Research shows fish can be hooked on drugs

by Geoff Coleman | October 18, 2021
a fish, hooked

Pink, orange, and chartreuse beads or spawn bags have caught countless trout and salmon in Ontario, but blue might be a better colour in some parts of the province. According to research conducted at the Czech University of Life Sciences (CULS) in Prague and published in The Journal of Experimental Biology, brown trout can become addicted to low levels of methamphetamine occurring in their surroundings.

Pharmaceutical contaminants

CULS Researcher Pavel Horký was already aware that many of the prescription drugs we consume and excrete end up washing into our water systems since current effluent treatment isn’t equipped to deal with them. For example, drugs such as Prozac have been shown to embolden fish and alter their behaviour. This led Horký’s research team to investigate if pharmaceutical pollution is limited to prescribed medication, since illegal drugs can also accumulate in our waterways.

“Whether illicit drugs alter fish behaviour at levels increasingly observed in surface water bodies was unclear,” he said.

So, he and his team decided to discover whether brown trout are at risk of addiction to methamphetamine in their waterways.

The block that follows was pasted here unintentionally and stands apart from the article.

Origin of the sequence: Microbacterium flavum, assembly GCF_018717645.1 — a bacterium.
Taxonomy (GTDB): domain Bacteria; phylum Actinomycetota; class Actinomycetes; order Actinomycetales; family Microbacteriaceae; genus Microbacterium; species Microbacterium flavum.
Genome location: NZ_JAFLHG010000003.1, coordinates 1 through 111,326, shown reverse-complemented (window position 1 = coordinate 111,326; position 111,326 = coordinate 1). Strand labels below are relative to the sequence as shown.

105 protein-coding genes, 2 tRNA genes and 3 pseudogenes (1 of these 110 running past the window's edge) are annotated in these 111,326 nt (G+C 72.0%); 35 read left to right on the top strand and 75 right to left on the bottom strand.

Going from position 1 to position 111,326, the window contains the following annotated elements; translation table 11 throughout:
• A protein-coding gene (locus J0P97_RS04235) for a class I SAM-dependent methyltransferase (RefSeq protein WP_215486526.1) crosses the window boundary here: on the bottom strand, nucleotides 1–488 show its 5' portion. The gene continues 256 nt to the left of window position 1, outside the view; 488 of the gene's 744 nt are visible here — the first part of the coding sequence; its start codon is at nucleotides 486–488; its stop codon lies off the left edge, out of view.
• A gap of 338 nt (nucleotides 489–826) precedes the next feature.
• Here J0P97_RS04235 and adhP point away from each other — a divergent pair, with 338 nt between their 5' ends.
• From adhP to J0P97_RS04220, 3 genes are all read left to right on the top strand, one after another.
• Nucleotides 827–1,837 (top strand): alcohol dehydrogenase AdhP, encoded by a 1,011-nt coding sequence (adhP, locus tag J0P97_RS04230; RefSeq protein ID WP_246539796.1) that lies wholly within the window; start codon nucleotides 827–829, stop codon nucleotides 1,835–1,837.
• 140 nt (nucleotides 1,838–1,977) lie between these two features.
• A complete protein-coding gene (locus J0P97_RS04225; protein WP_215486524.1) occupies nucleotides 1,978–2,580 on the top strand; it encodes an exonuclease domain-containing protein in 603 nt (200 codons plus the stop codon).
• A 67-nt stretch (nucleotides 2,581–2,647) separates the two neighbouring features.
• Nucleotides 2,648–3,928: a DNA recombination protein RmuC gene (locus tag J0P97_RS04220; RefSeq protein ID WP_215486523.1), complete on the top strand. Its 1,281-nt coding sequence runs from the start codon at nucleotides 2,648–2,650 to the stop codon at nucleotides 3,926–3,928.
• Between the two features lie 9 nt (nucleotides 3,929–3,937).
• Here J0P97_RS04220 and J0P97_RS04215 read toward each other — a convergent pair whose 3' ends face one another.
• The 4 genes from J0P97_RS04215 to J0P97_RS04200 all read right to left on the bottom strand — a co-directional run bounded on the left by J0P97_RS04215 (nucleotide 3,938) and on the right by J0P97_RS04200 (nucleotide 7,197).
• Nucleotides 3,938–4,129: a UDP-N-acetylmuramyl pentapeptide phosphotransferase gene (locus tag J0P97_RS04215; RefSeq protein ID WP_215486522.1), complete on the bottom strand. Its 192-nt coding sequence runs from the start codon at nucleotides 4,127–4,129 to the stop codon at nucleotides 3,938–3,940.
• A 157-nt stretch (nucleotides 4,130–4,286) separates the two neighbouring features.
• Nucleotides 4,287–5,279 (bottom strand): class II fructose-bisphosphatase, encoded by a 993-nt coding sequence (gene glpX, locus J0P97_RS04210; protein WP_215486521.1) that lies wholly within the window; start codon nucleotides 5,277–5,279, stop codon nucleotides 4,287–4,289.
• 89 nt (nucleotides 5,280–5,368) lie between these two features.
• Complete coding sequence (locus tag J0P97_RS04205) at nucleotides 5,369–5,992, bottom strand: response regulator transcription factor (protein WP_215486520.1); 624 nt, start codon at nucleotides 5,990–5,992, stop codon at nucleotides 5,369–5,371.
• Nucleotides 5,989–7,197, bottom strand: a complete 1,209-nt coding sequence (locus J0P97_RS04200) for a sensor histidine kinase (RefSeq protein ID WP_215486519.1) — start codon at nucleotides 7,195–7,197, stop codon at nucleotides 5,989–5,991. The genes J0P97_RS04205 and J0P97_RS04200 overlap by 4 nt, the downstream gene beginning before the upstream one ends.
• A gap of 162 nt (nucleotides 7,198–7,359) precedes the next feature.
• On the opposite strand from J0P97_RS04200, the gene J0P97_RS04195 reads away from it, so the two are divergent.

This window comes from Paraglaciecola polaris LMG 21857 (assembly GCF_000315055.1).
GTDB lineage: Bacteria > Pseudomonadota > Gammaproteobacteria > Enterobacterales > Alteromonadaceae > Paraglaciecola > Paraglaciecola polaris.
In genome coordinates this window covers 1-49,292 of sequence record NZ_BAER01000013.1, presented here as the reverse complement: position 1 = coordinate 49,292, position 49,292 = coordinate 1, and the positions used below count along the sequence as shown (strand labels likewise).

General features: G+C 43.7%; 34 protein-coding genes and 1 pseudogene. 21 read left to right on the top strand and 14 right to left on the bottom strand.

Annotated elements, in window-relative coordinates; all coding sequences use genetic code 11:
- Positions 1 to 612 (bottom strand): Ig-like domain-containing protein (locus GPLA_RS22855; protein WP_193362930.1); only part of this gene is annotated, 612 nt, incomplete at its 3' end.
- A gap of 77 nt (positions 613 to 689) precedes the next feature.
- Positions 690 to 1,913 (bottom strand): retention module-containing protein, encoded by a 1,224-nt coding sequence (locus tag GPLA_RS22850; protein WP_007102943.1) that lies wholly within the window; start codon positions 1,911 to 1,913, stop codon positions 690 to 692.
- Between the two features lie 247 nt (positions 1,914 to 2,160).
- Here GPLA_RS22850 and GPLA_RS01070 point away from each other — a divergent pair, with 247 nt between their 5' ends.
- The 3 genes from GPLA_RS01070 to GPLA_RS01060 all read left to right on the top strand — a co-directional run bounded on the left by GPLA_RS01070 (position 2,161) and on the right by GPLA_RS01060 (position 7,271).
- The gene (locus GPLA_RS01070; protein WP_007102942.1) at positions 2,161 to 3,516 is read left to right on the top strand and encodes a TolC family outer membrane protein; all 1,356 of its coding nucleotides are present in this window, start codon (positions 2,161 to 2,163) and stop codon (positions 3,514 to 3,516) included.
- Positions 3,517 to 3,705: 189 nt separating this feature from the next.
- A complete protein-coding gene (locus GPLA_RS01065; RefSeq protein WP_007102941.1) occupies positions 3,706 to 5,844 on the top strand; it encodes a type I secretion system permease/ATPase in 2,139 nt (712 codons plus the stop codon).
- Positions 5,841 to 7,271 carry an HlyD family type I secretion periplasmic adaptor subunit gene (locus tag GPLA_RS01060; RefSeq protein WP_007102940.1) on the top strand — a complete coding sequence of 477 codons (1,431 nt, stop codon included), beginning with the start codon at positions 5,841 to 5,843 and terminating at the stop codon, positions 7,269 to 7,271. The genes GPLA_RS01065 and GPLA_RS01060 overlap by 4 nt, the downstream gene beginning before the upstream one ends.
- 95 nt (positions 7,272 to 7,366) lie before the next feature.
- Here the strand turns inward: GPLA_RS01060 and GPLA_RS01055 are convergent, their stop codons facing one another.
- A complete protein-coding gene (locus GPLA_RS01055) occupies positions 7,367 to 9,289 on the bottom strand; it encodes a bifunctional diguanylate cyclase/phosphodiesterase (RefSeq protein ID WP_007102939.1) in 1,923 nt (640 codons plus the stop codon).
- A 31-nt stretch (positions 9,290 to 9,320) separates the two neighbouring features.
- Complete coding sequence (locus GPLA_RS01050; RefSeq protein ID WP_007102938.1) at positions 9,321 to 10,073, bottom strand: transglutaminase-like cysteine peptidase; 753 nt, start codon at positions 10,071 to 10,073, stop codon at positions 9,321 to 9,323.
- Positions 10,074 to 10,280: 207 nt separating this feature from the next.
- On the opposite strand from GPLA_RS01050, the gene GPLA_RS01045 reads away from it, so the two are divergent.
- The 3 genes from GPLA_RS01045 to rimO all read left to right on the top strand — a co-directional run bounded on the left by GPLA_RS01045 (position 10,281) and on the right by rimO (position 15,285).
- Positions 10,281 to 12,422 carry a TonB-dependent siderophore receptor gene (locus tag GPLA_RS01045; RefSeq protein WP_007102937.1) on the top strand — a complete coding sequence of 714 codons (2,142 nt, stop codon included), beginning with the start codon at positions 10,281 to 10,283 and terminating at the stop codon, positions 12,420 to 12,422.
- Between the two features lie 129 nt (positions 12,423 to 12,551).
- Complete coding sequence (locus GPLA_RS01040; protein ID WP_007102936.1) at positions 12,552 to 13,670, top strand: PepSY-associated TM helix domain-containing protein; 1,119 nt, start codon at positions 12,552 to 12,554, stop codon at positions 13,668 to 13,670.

To do so, they isolated brown trout in a tank of water laced with one microgram per litre of methamphetamine (a level that has been found in freshwater rivers) for eight weeks. After that they transferred the fish to a freshwater tank with an inflowing line. For the next 10 days researchers alternated the inflow between pure water and water containing methamphetamine, hypothesizing that if the fish had become addicted to the low levels of methamphetamine, they would experience withdrawal and seek the drug when it was available.

Unexpected pressures anticipated

The team concluded that trout which had spent 10 months in methamphetamine-contaminated water became addicted, actively seeking the water containing the drug during the first four days after moving to freshwater. In addition, addicted fish were less active than trout that were never exposed to the drug, and residual levels of the drug were observed in fish brains up to 10 days after the methamphetamine was withdrawn.

Horký is concerned that drug addiction could drive fish to congregate near unhealthy water treatment discharges in search of a fix. “The elicitation of drug addiction in wild fish could represent another example of unexpected pressure on species living in urban environments,” he suggests.

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